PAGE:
If I were to invest in Berkeleyside, what would I get?
You have preferred shares, you are an investor, it’s not just a warm feeling in your heart. When we get to a point where the business is sustainable — the plan is two years — you’ll get an annual three percent dividend. We’re communicating with our investors, we’re updating them regularly as a business, sharing what we’re investing in. They receive various perks and we will hold an annual investors party.
What filings are required, if any?
Nothing needs to be filed with the Securities and Exchange Commission. The California Department of Business Oversight approved our application. It’s a regulated offering. We are not required to do any particular reporting, but we are going to provide a report on our accounts annually, and communicate with investors quarterly, which we do through email.
One of the advantages of doing the DPO in California is we could design it any way we wanted. We could have offered a higher dividend. We could have offered no dividend. We could have said, we’ll think about a dividend. It’s a “design your own offering,” not, “you have to do these six things.”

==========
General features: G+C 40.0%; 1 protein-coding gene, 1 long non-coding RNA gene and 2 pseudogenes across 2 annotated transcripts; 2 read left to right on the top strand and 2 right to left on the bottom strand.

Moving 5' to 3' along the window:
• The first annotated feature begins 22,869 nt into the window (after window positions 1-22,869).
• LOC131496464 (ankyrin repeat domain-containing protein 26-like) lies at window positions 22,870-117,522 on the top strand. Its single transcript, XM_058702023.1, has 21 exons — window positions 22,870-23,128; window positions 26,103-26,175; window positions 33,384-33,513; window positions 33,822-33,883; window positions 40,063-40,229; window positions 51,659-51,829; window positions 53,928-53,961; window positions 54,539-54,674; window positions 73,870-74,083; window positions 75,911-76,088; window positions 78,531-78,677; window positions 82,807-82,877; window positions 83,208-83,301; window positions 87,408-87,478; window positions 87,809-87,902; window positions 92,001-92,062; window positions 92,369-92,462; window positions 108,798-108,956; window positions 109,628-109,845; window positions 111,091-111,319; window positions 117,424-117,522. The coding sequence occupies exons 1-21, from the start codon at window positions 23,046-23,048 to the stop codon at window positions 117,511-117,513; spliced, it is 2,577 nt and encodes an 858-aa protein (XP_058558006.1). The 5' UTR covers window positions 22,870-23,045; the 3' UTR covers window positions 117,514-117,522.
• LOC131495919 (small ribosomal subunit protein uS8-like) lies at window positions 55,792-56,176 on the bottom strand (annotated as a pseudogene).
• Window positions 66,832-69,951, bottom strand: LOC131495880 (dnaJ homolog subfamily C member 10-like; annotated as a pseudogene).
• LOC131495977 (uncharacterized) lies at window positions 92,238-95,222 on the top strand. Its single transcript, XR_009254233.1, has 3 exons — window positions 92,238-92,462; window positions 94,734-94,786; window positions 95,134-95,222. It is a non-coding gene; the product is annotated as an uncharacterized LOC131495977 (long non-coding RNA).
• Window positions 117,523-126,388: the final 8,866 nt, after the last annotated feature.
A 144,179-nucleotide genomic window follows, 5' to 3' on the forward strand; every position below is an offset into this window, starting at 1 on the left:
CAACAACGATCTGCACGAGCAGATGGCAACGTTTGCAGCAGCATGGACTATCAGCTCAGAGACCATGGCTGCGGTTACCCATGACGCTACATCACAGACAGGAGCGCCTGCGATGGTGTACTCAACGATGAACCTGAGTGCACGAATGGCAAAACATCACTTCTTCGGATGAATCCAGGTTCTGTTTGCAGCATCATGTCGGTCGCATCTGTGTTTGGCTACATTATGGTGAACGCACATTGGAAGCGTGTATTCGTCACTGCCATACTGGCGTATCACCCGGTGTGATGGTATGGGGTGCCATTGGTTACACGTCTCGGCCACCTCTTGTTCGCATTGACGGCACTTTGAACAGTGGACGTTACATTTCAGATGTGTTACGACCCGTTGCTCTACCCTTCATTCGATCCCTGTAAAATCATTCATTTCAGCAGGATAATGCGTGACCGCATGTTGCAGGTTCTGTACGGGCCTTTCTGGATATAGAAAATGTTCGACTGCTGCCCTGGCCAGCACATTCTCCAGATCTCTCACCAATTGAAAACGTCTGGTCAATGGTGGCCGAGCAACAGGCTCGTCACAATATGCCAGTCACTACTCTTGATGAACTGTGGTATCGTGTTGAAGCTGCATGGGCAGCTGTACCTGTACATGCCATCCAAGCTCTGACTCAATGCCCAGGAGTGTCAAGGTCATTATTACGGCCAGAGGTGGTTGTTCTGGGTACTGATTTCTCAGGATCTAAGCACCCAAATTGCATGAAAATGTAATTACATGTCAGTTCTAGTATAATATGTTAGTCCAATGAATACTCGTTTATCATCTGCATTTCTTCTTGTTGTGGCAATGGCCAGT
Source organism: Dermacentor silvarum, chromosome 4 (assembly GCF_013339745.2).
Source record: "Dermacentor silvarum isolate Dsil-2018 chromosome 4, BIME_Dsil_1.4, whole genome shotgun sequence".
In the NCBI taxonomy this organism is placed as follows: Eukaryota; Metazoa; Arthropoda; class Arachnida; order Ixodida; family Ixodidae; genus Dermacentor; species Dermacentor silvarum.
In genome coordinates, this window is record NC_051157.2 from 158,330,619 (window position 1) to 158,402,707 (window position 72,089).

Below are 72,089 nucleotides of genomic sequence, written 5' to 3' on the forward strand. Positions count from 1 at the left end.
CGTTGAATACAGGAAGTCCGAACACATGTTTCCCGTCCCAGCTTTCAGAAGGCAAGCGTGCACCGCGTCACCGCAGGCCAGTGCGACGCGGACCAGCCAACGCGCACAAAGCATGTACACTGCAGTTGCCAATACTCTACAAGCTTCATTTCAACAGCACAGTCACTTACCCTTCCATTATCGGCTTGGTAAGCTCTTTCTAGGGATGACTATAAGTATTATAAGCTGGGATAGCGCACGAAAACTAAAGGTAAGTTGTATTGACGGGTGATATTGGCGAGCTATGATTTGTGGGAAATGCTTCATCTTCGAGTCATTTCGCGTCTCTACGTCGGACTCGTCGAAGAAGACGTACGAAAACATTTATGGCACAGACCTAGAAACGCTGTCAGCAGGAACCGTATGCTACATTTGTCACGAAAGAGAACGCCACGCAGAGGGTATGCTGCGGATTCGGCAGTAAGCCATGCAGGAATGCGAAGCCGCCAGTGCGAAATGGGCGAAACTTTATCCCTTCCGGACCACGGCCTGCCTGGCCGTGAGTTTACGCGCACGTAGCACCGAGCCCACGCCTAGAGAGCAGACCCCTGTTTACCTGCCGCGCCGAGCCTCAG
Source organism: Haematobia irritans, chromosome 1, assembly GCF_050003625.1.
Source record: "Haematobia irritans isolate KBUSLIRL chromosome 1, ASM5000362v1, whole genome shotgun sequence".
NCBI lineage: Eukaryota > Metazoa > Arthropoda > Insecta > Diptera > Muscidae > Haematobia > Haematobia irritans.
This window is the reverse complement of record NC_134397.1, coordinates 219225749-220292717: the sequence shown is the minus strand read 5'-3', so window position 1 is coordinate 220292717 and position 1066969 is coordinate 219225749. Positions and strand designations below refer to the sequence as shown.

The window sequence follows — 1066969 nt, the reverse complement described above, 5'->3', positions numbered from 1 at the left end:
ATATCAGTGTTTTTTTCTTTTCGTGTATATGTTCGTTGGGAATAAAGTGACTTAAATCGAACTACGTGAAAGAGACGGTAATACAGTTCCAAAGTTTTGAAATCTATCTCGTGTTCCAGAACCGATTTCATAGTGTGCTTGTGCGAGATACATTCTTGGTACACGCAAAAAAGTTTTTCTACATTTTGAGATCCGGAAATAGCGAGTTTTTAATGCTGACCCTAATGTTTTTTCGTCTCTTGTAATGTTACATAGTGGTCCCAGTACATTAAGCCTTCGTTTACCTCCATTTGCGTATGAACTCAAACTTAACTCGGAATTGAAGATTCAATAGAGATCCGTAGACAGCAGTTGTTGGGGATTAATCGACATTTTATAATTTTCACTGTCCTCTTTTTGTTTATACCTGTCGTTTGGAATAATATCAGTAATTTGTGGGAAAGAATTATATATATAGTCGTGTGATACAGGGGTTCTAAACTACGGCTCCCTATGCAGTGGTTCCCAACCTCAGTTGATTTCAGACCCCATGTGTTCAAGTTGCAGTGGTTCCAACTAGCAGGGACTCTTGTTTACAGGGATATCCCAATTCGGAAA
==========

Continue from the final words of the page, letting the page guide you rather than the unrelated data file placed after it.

Every state is different. We considered offering a DPO beyond California, but in the end we didn’t explore that. For a local news organization, restricting investors to our own state was absolutely fine.
Did you get legal advice?
We worked with an Oakland based law firm, Cutting Edge Capital, who specialize in DPOs. The cost was not trivial as a percentage of the capital raised. The total cost of legal fees and regulatory filings and legal work was about $35,000. That’s not nothing. It was a serious decision. But we thought this was the best way to raise hundreds of thousands of dollars. We could have done it less expensively, but we chose the “You’re going to hold our hand the whole way” option. There are no ongoing legal costs.
You are painting a rosy picture of a DPO.
The rosy is not just a facade. We’re pretty near our goal ($800,000), so we’re all feeling pretty rosy.
Berkeley is a wealthy community. How does that play into your success?
Obviously a lot of the wealth in the Bay Area has come through the tech industry. So there’s a generation of people, many of whom are our readers, who work in a world where it’s completely natural that if they like something, they’ll consider investing in it.
The minimum investment is $1,000.
There’s no rule, we could have said $100 or $50. We chose to make it $1,000 partly because dealing with 300 or 400 investors is more manageable than 4,000 investors.
I’d caution against thinking this is only something if you live in a rich community. Berkeley is still diverse. Although the people who have invested above the minimum of $1,000 have largely come from the more comfortable parts of Berkeley, some people are coming from areas you wouldn’t identify as a wealthy neighborhood. The majority of our 230 investors so far have come in at the minimum level.
What lessons did you learn that would be helpful for other news organizations thinking of a DPO?